Dr. Kensy CooperriderI am interested in the interplay of language, body, and culture in human cognition and communication. Co-speech gestures are my window of choice into this interplay. In previous work I have focused on: 1) how gestures and spoken language are co-organized at different levels of analysis, from the micro-level of the single word to the macro-level of discourse structure; and 2) what gestures can tell about culturally variable and universal aspects of conceptualization, both in concrete domains like space and in abstract domains like time. A new line of work examines the role of gesture in reasoning and learning. Is gesture an engine of conceptual change and, if so, by what mechanisms?
Dr. Alyssa Kersey
The goals of my research are to understand how children acquire basic numerical concepts in early childhood and how they build on that knowledge to learn new mathematical concepts. I am specifically interested in the role of gesture in mathematical and conceptual learning. Gesture helps children learn new concepts and generalize those concepts more broadly, but it is not clear why gesture facilitates learning. By measuring the neural activity of children who learn math concepts with and without gesture, we hope to better understand how gesture promotes learning and how the developing brain supports the acquisition of math concepts.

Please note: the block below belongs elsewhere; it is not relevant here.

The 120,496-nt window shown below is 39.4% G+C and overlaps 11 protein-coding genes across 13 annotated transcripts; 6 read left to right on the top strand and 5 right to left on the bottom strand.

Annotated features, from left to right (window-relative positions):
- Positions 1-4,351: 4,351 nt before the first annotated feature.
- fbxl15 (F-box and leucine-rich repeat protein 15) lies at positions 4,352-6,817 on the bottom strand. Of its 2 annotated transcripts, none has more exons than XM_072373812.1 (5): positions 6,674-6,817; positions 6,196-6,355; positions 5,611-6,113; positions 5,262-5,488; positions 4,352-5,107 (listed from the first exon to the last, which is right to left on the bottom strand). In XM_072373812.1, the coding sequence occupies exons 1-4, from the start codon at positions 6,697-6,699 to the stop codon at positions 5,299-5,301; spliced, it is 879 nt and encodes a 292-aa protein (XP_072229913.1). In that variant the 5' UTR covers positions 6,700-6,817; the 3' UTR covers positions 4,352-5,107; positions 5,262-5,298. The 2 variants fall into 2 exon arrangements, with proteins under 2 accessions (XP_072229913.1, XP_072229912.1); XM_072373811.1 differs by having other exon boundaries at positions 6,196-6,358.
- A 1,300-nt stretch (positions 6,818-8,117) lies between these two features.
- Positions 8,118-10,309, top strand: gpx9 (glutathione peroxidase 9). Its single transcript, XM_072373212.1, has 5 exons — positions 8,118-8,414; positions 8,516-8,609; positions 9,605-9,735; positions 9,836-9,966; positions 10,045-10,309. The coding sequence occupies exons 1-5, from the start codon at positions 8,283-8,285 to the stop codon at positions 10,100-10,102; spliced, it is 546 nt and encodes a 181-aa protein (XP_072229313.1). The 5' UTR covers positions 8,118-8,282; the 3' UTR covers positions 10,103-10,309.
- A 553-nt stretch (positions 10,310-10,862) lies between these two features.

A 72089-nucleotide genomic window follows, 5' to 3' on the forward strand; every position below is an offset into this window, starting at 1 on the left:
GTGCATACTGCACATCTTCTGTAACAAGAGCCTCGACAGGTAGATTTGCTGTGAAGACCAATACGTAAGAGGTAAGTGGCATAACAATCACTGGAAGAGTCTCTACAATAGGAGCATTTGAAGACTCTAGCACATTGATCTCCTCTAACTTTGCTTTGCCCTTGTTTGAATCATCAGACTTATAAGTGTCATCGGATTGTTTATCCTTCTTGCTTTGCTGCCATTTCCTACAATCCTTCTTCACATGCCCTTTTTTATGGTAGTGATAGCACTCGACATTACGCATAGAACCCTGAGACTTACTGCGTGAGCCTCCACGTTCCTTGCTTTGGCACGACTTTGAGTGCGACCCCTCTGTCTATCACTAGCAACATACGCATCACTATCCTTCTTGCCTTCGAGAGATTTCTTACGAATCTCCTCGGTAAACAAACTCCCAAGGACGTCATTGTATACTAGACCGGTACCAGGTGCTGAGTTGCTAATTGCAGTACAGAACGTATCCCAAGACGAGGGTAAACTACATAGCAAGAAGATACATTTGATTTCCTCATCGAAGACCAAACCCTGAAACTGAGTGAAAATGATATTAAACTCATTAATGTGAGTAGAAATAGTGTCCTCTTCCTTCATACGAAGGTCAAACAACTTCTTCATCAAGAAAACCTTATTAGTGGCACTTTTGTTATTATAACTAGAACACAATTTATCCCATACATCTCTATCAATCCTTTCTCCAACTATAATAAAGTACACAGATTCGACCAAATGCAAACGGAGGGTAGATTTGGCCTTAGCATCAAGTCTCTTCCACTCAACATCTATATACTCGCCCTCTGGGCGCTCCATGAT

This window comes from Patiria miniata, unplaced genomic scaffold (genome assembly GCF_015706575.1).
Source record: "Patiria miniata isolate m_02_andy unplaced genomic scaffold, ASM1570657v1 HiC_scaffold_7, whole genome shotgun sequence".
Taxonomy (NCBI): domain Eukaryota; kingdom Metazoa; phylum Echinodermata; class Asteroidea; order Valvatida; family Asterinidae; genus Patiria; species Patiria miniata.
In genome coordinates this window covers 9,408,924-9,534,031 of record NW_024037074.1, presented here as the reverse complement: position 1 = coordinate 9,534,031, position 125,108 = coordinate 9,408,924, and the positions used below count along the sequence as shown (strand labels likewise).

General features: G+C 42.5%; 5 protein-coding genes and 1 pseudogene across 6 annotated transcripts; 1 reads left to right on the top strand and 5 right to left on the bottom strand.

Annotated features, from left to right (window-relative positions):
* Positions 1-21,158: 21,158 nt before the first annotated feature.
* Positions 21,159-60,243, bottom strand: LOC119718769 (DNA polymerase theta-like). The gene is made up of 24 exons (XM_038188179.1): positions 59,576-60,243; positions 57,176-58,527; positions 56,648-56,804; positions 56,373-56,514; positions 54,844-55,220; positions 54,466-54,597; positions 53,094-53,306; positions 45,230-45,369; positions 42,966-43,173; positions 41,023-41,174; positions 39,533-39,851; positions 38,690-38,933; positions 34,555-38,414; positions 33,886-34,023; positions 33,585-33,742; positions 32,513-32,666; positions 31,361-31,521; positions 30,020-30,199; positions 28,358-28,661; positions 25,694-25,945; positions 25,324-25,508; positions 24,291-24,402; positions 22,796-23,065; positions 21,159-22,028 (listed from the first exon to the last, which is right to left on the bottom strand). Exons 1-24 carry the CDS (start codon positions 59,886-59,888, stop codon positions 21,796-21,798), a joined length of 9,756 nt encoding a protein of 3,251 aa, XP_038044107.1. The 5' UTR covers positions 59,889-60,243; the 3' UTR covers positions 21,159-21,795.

Dr. Ryan LepicI am a linguist interested in how languages change as a result of how they are used. A fascinating property of human language is that our utterances are often highly formulaic and highly creative at the exact same time: We routinely stretch and repurpose old words and phrases to make something new. In this context, my research deals with words, and the emergence, organization, and extension of patterns among them, in spoken as well as signed languages. By examining the close bond between speech and gesture, I hope to better understand both the similarities and the differences between speech(+gesture) and sign.